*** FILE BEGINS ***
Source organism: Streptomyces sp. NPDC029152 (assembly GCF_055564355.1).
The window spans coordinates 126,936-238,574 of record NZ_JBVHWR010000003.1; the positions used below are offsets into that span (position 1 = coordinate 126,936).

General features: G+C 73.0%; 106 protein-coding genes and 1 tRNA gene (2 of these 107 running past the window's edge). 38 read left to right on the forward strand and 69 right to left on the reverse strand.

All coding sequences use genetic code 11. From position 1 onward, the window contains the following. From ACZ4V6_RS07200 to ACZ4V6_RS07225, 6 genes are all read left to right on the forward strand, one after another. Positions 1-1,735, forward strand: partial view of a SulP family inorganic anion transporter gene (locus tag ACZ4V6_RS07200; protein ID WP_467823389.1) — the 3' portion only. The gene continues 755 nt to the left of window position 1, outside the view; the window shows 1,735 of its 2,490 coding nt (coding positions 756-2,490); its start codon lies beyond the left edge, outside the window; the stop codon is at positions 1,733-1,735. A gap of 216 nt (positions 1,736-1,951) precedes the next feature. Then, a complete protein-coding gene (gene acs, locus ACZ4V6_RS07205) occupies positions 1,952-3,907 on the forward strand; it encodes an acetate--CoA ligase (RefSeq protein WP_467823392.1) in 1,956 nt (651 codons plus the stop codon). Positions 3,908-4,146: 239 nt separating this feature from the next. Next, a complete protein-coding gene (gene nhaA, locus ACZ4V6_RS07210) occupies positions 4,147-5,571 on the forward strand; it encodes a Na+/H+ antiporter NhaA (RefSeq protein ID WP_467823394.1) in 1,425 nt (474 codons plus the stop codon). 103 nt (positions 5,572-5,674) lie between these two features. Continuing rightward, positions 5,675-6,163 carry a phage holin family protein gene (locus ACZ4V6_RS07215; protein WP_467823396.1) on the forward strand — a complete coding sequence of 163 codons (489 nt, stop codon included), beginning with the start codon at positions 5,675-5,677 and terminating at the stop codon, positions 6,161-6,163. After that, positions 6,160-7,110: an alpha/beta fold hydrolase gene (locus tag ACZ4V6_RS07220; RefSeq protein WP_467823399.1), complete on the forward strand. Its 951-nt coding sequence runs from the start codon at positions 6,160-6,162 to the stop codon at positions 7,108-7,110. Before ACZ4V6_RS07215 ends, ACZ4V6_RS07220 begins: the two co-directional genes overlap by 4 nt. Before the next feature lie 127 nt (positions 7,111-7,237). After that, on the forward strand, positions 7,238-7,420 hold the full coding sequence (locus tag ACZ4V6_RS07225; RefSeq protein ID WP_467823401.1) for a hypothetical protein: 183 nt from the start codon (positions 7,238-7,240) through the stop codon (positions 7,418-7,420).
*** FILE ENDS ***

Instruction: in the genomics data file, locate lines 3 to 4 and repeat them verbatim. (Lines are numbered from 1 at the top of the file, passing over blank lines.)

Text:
General features: G+C 73.0%; 106 protein-coding genes and 1 tRNA gene (2 of these 107 running past the window's edge). 38 read left to right on the forward strand and 69 right to left on the reverse strand.

All coding sequences use genetic code 11. From position 1 onward, the window contains the following. From ACZ4V6_RS07200 to ACZ4V6_RS07225, 6 genes are all read left to right on the forward strand, one after another. Positions 1-1,735, forward strand: partial view of a SulP family inorganic anion transporter gene (locus tag ACZ4V6_RS07200; protein ID WP_467823389.1) — the 3' portion only. The gene continues 755 nt to the left of window position 1, outside the view; the window shows 1,735 of its 2,490 coding nt (coding positions 756-2,490); its start codon lies beyond the left edge, outside the window; the stop codon is at positions 1,733-1,735. A gap of 216 nt (positions 1,736-1,951) precedes the next feature. Then, a complete protein-coding gene (gene acs, locus ACZ4V6_RS07205) occupies positions 1,952-3,907 on the forward strand; it encodes an acetate--CoA ligase (RefSeq protein WP_467823392.1) in 1,956 nt (651 codons plus the stop codon). Positions 3,908-4,146: 239 nt separating this feature from the next. Next, a complete protein-coding gene (gene nhaA, locus ACZ4V6_RS07210) occupies positions 4,147-5,571 on the forward strand; it encodes a Na+/H+ antiporter NhaA (RefSeq protein ID WP_467823394.1) in 1,425 nt (474 codons plus the stop codon). 103 nt (positions 5,572-5,674) lie between these two features. Continuing rightward, positions 5,675-6,163 carry a phage holin family protein gene (locus ACZ4V6_RS07215; protein WP_467823396.1) on the forward strand — a complete coding sequence of 163 codons (489 nt, stop codon included), beginning with the start codon at positions 5,675-5,677 and terminating at the stop codon, positions 6,161-6,163. After that, positions 6,160-7,110: an alpha/beta fold hydrolase gene (locus tag ACZ4V6_RS07220; RefSeq protein WP_467823399.1), complete on the forward strand. Its 951-nt coding sequence runs from the start codon at positions 6,160-6,162 to the stop codon at positions 7,108-7,110. Before ACZ4V6_RS07215 ends, ACZ4V6_RS07220 begins: the two co-directional genes overlap by 4 nt. Before the next feature lie 127 nt (positions 7,111-7,237). After that, on the forward strand, positions 7,238-7,420 hold the full coding sequence (locus tag ACZ4V6_RS07225; RefSeq protein ID WP_467823401.1) for a hypothetical protein: 183 nt from the start codon (positions 7,238-7,240) through the stop codon (positions 7,418-7,420).